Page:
It’s downright frustrating when you take your remote control (RC) helicopter outside for a short flight, only to discover that it won’t stop spinning in circles. You may attempt to adjust the throttle, tail rotor and elevator, all to no avail. So, what causes this phenomenon and how do you fix it?
The Toilet Bowel Effect
Known as the Toilet Bowel Effect (for obvious reasons), this is an all-too-common phenomenon experienced with RC helicopters. It lives up to its namesake by mimicking the characteristics of a flushing toilet, continuously spinning the RC helicopter around in circles. Rather than flying forwards, backwards, or from side-to-side, it remains in a constant state of uncontrolled spin.
While the toilet bowel effect is far more common in models with a flybar (AKA stabilizer bar), the truth is that any RC helicopter can experience this issue.
What Causes The Toilet Bowel Effect?
Now for the million-dollar question: what causes the toilet bowel effect? There are several different possible causes, which we’re going to discuss further in this post.
One possible reason why your RC helicopter is experiencing the dreaded toilet bowel effect is that it has a malfunctioning gyro sense. If it’s set incorrectly, your helicopter will spin rapidly upon taking off. But if it’s set correctly, it will detect the normal clockwise rotation, applying the necessary adjustments to the tail rotor so the helicopter will turn just slightly in the opposite direction (counter-clockwise); thus, stabilizing its heading.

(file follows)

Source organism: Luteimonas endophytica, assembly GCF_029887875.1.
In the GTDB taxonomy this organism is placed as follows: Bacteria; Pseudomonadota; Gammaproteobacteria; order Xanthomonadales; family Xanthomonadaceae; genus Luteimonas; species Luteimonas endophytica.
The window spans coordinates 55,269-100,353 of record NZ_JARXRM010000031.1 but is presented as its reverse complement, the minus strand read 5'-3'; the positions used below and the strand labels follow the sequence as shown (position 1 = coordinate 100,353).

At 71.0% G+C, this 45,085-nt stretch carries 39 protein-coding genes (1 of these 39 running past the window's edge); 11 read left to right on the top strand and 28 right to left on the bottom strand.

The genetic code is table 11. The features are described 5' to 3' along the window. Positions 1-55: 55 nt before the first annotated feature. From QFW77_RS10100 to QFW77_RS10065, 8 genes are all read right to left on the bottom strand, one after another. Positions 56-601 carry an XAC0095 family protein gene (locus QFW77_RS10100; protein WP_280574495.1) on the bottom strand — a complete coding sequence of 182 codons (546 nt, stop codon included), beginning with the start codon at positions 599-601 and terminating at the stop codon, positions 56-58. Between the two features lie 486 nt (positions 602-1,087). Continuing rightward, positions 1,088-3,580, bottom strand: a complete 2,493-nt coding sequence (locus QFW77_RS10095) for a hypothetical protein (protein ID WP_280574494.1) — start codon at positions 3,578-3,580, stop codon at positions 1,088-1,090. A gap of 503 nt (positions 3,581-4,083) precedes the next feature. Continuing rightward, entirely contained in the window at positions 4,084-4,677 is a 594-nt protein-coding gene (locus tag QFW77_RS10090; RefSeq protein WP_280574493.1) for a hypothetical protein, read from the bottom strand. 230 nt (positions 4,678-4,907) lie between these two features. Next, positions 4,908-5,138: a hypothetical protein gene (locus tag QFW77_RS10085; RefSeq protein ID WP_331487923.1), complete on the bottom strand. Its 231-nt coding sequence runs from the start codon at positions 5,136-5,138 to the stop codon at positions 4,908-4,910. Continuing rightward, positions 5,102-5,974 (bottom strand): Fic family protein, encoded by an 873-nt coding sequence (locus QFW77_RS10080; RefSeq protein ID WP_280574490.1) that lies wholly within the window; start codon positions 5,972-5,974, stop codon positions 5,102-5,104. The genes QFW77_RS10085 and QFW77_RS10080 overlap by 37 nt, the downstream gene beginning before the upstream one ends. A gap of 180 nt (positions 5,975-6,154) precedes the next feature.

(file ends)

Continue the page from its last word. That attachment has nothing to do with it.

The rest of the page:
Gyro only detects rotational movement, so you can place it practically anywhere on your helicopter without causing any adverse effects.
Yep, a stiff flybar may also cause your RC helicopter to experience the toilet bowel effect. A stiff flybar will make your helicopter take longer to tilt and change rotor pitch, resulting in uncontrolled spinning. Assuming your helicopter has a flybar, try loosing the ball bearings to give it a little bit of wiggle room.
Another possible cause is the tail rotor is setup incorrectly. The tail rotor counteracts torque created by the main rotor blades. In RC helicopters the main rotor spins clockwise. So, the helicopter wants to spin counterclockwise – the tail rotor compensates for that.
If it was attached in a manner that causes it to spin rather than maintaining control, your RC helicopter may experience the toilet bowel effect. If you haven’t done so already, check the tail rotors to make sure they are secured correctly. Remember, they should be pitched in a manner that keeps the helicopter still when in flight.
Many large RC helicopters have a direct drive – the tail rotor is controlled by the main rotor by means of a belt. So if you have one of these large copters, the problem could be several things, such as stripped tail gears, a bad belt, or a faulty tail servo.
If your large helicopter was assembled from a kit, and is experiencing the spinning problem, it may have been assembled incorrectly. In this case you would have to take your heli apart and reassemble it piece by piece.
In smaller RC helicopters the tail rotor is driven by a small motor. In many cases of RC helicopter spinning, the tail motor is burned out and simply needs to be replaced.
I know this probably sounds like common sense to most seasoned RC helicopter pilots, but did you check the trim on your controller? Ideally, it should set in the very center of the controller stick. Try moving it around to the left and right to see if it has any effect on your helicopter’s spinning. Sometimes a stuck trim control will result in this.